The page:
Futility Closet
Futility Closet
Greg Ross
321-The Calculating Boy
George Parker Bidder was born with a surprising gift: He could do complex arithmetic in his head. His feats of calculation would earn for him a university education, a distinguished career in engineering, and fame throughout 19th-century England. In this week's episode of the Futility Closet podcast, we'll describe his remarkable ability and the stunning displays he made with it. We'll also try to dodge some foul balls and puzzle over a leaky ship. Intro: John Clem joined the Union Army at age 10. Actress Tippi Hedren kept an African lion as a house pet in the 1970s. Sources for our feature on George Bidder: E.F. Clark, George Parker Bidder: The Calculating Boy, 1983. Steven Bradley Smith, The Great Mental Calculators: The Psychology, Methods, and Lives of Calculating Prodigies, Past and Present, 1983. Frank D. Mitchell, Mathematical Prodigies, 1907. Henry Budd Howell, A Foundational Study in the Pedagogy of Arithmetic, 1914. A.W. Skempton and Mike Chrimes, A Biographical Dictionary of Civil Engineers in Great Britain and Ireland: 1500-1830, 2002. George Eyre Evans, Midland Churches: A History of the Congregations on the Roll of the Midland Christian Union, 1899. David Singmaster, "George Parker Bidder: The Calculating Boy by E.F. Clark," Mathematical Gazette 71:457 (October 1987), 252-254. Antony Anderson, "Fairgrounds to Railways With Numbers," New Scientist 100:1385 (Nov. 24, 1983), 581. Frank D. Mitchell, "Mathematical Prodigies," American Journal of Psychology 18:1 (January 1907), 61-143. Richard A. Proctor, "Calculating Boys," Belgravia Magazine 38:152 (June 1879), 450-470. Martin Gardner, "Mathematical Games," Scientific American 216:4 (April 1967), 116-123. "A Short Account of George Bidder, the Celebrated Mental Calculator: With a Variety of the Most Difficult Questions, Proposed to Him at the Principal Towns in the Kingdom, and His Surprising Rapid Answers, Etc.," pamphlet, 1821. Louis McCreery, "Mathematical Prodigies," Mathematics News Letter 7:7/8 (April-May 1933), 4-12. "Memoirs of Deceased Members," Minutes of Proceedings of the Institution of Civil Engineers 57 (1878-1879), Part III, 294. "George Parker Bidder," Devon Notes and Queries, Vol. 2, 1903. "Calculating Boys," Strand 10 (1895), 277-280. "Bidder, George Parker," Encyclopædia Britannica, 1911. H.T. Wood, "Bidder, George Parker," Oxford Dictionary of National Biography, Sept. 23, 2004. Listener mail: Todd S. Purdum, "His Best Years Past, Veteran in Debt Sells Oscar He Won," New York Times, Aug. 7, 1992. "In Financial Straits, Actor Sells '46 Oscar," Chicago Tribune, Aug. 7, 1992. "Harold Russell Selling 'Best Years of Our Lives' Oscar," Los Angeles Times, July 31, 1992. Heathcliff Rothman, "I'd Really Like to Thank My Pal at the Auction House," New York Times, Feb. 12, 2006. Stephen Ceasar, "You Can't Put a Price on Oscar: Even Heirs of Winners Are Bound by Rules Against Selling the Statue," Los Angeles Times, Feb. 25, 2016. "Orson Welles' Citizen Kane Oscar Auctioned in US," BBC News, Dec. 21, 2011. Allen St. John, "Does Japanese Baseball Have the Answer for MLB's Dangerous Foul Ball Problem?", Forbes, Sept. 30, 2017. "Foul Balls in Japanese Baseball," Real Sports With Bryant Gumbel, HBO, April 20, 2016. "A Look at Some Extended Protective Nettings in the KBO and NPB," Fan Interference, Feb, 2, 2016. Andrew W. Lehren and Michelle Tak, "Every Major League Baseball Team Will Expand Netting to Protect Fans From Foul Balls," NBC News, Dec. 11, 2019. Bill Shaikin, "A Lawsuit Could Make Baseball Teams Liable for Foul Balls That Injure Fans," Los Angeles Times, Feb 20, 2020. This week's lateral thinking puzzle was contributed by listener Jon Jerome. You can listen using the player above, download this episode directly, or subscribe on Google Podcasts, on Apple Podcasts, or via the RSS feed at https://futilitycloset.libsyn.com/rss. Please consider becoming a patron of Futility Closet -- you can choose the amount you want to pledge, and we've set up some rewards to help thank you for your support. You can also make a one-time donation on the Support Us page of the Futility Closet website. Many thanks to Doug Ross for the music in this episode. If you have any questions or comments you can reach us at podcast@futilitycloset.com. Thanks for listening!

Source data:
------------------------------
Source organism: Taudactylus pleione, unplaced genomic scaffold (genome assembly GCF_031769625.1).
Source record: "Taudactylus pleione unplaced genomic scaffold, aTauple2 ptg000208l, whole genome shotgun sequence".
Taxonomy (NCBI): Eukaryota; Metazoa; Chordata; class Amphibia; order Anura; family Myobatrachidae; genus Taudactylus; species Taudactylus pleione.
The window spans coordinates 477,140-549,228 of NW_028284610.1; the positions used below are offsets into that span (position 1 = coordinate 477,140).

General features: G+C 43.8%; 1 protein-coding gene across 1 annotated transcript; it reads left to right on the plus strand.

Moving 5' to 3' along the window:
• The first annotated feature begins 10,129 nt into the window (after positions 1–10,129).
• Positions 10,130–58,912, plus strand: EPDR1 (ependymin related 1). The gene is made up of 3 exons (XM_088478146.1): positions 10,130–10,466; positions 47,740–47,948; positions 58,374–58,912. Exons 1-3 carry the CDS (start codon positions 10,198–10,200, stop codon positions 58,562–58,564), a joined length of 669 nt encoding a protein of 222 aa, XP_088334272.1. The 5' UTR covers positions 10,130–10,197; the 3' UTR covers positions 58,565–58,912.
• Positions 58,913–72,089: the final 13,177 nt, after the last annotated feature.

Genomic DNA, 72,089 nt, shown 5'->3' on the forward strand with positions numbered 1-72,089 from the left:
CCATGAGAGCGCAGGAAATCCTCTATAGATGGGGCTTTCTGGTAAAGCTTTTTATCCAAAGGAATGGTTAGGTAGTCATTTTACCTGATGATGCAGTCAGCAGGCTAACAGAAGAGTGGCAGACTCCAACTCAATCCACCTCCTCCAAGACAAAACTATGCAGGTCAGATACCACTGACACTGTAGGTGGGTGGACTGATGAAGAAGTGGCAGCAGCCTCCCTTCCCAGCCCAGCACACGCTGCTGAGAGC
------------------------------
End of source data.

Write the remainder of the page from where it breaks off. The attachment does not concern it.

33 min